As part of an international online art project titled Telephone, I wrote a prose-poetry text in response to an image by Norwegian photographer Stig Marlon Weston. The project goes live on Monday 20th April 2015. It includes work in a range of media, from participants across the planet.
In our game of TELEPHONE, we whispered the message from art form to art form. So the message could become poetry, then a painting, then music, then film, and so on. Each artist was only aware of the work of art that directly preceded her or his own. Each artist received a work and was told to translate the message into the language of his or her own art form.
The other twist was that when an artist sent back their interpretive work, we then “whispered” it to two or three other artists. Instead of progressing in a single, straight line, our game of TELEPHONE branched out exponentially like a family tree. This interactive, online exhibition presents 315 original and interconnected works in 18 different art forms, created specifically for this experiment by artists from 159 cities in 42 countries. And it all originated with a single message.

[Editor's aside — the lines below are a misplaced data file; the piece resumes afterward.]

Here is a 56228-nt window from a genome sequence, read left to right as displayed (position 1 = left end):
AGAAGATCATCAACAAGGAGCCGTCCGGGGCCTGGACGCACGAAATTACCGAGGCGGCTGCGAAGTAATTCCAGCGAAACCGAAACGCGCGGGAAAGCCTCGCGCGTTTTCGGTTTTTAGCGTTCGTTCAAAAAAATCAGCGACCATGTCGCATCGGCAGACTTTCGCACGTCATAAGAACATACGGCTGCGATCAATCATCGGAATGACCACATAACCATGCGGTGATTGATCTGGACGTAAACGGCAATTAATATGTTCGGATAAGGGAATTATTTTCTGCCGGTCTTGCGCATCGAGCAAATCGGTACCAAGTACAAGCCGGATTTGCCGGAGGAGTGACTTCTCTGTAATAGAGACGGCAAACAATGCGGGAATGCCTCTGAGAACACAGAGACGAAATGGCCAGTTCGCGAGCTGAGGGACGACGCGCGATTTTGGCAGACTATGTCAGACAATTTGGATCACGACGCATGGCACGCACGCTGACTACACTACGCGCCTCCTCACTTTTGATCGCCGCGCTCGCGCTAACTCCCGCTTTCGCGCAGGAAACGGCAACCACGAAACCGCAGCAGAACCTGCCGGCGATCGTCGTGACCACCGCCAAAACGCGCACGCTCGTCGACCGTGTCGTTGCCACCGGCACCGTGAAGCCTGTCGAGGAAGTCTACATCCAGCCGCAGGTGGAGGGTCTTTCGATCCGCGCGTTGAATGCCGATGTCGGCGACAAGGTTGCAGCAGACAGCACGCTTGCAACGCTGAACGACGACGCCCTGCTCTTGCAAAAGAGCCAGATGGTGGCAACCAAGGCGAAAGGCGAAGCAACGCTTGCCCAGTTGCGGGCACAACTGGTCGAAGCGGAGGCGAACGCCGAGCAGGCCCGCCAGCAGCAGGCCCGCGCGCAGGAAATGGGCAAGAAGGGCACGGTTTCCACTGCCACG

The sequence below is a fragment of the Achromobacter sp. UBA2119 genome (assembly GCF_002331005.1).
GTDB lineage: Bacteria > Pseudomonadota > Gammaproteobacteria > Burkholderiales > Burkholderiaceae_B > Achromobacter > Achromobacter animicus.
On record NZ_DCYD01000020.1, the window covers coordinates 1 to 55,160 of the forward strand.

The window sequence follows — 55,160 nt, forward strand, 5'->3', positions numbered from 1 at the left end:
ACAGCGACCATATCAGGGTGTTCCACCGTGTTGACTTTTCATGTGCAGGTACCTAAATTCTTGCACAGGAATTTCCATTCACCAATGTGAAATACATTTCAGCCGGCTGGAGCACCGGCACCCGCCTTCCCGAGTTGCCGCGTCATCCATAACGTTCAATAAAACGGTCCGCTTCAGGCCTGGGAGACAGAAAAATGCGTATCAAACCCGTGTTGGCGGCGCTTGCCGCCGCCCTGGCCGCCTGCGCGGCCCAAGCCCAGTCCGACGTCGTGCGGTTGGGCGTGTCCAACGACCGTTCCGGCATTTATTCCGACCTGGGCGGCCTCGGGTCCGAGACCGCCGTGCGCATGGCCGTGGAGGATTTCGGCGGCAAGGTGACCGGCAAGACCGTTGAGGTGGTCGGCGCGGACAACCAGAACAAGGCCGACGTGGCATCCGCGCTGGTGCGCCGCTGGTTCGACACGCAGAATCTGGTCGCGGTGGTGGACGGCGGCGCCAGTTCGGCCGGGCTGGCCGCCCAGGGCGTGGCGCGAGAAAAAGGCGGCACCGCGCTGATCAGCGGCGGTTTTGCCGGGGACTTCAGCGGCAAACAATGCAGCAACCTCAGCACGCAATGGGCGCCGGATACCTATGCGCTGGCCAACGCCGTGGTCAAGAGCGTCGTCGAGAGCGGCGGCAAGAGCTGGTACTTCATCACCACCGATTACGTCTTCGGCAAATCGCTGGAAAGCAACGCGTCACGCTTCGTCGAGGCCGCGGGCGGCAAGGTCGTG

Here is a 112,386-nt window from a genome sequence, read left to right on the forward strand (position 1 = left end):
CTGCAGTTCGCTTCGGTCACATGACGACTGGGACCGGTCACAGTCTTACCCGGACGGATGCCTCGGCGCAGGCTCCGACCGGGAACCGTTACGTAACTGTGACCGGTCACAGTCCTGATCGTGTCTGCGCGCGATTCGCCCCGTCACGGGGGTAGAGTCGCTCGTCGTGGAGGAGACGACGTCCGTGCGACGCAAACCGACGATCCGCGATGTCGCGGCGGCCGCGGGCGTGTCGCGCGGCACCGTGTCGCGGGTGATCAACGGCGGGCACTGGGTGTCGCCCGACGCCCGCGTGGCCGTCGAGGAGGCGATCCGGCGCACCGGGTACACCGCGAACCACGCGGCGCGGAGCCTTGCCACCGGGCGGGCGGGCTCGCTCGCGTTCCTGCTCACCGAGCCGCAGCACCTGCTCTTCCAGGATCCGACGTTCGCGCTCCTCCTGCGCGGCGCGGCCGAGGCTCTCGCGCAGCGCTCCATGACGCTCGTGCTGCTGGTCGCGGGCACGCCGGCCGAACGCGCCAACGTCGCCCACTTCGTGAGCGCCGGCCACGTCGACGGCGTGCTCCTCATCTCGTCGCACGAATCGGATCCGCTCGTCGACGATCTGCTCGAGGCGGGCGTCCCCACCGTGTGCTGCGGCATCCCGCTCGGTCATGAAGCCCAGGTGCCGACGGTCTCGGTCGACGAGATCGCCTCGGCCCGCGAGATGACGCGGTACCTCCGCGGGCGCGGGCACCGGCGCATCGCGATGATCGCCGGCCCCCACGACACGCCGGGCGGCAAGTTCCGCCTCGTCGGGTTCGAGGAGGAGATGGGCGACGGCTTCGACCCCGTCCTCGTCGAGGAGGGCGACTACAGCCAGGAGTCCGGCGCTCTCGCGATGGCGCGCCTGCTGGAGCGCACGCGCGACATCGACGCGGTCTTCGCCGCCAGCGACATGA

My text, ‘mise en abyme’, is a series of fragments of possible or potential narratives. It began with me writing up associations prompted by the image, and then developed via chance and constraint operations, before an editing stage that sought to emphasise ‘story’ aspects of each paragraph.
A direct link to ‘mise en abyme’